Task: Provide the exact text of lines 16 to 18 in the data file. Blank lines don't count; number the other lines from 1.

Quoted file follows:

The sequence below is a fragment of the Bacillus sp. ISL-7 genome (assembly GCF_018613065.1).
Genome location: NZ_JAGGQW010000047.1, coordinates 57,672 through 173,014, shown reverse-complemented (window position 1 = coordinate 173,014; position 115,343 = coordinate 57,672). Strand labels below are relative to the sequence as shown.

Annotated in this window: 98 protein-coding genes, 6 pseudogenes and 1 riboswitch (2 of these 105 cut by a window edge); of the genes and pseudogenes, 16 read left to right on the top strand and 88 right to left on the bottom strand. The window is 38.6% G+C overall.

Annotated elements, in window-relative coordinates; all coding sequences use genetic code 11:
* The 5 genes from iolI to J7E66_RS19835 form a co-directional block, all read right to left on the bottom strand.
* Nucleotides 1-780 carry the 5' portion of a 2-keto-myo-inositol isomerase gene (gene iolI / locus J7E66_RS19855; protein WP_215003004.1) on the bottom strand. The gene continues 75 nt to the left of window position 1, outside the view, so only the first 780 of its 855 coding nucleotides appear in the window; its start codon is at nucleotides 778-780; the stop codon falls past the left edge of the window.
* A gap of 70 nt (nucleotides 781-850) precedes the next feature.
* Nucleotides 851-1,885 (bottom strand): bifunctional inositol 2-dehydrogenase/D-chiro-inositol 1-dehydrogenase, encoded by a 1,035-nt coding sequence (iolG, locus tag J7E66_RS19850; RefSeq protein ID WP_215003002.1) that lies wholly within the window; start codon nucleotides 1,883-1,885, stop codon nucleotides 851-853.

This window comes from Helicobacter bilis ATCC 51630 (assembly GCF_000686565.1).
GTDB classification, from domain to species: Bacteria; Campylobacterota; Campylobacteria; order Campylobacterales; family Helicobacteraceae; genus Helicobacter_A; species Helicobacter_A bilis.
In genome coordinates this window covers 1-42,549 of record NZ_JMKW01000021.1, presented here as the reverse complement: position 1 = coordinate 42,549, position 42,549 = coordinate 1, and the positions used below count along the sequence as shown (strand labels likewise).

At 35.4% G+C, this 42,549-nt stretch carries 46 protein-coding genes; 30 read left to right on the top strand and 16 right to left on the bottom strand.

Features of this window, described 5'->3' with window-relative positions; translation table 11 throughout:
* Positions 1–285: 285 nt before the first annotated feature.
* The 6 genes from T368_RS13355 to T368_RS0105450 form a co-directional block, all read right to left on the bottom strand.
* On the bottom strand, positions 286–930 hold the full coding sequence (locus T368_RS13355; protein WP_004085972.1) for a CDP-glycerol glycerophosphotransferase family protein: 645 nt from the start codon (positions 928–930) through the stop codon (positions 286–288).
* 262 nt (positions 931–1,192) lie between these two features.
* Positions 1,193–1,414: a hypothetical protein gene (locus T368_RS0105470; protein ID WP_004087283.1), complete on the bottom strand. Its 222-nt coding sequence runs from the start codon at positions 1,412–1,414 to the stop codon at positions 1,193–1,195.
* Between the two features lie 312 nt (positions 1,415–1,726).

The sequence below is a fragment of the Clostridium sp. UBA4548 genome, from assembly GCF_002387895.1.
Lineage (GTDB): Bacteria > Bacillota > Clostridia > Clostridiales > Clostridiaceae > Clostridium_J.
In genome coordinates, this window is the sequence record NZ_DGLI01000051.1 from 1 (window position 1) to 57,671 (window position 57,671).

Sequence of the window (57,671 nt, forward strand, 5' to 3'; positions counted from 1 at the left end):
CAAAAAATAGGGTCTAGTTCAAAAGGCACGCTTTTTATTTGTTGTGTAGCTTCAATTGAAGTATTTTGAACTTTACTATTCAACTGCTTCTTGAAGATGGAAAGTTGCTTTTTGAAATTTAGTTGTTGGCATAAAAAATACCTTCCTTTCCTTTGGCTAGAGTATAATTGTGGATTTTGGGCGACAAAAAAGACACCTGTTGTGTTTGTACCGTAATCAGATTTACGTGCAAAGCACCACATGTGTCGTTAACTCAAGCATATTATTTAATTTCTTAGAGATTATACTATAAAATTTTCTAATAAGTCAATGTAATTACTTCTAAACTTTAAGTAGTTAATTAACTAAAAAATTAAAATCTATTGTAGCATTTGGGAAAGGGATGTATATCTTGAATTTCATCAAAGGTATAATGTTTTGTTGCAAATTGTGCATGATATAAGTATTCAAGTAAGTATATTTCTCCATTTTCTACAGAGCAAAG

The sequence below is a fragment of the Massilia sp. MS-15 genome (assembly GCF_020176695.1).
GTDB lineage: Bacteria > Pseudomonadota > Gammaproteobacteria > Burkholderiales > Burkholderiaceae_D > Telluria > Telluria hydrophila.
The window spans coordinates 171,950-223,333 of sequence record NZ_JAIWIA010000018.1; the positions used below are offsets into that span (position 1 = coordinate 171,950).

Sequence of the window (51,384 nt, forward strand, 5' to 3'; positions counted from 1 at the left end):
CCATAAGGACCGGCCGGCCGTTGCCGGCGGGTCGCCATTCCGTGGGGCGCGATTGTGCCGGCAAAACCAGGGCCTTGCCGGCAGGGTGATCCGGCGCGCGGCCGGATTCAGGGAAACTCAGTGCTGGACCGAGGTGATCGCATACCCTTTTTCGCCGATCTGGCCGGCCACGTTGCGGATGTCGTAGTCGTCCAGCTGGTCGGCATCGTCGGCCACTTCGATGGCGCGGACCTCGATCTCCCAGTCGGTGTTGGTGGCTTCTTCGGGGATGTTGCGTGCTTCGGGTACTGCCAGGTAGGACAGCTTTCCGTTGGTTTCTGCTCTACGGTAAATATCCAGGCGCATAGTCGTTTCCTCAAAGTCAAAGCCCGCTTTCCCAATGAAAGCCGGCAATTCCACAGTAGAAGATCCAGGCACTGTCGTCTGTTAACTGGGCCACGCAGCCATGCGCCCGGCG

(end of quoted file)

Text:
* On the bottom strand, positions 286–930 hold the full coding sequence (locus T368_RS13355; protein WP_004085972.1) for a CDP-glycerol glycerophosphotransferase family protein: 645 nt from the start codon (positions 928–930) through the stop codon (positions 286–288).
* 262 nt (positions 931–1,192) lie between these two features.
* Positions 1,193–1,414: a hypothetical protein gene (locus T368_RS0105470; protein ID WP_004087283.1), complete on the bottom strand. Its 222-nt coding sequence runs from the start codon at positions 1,412–1,414 to the stop codon at positions 1,193–1,195.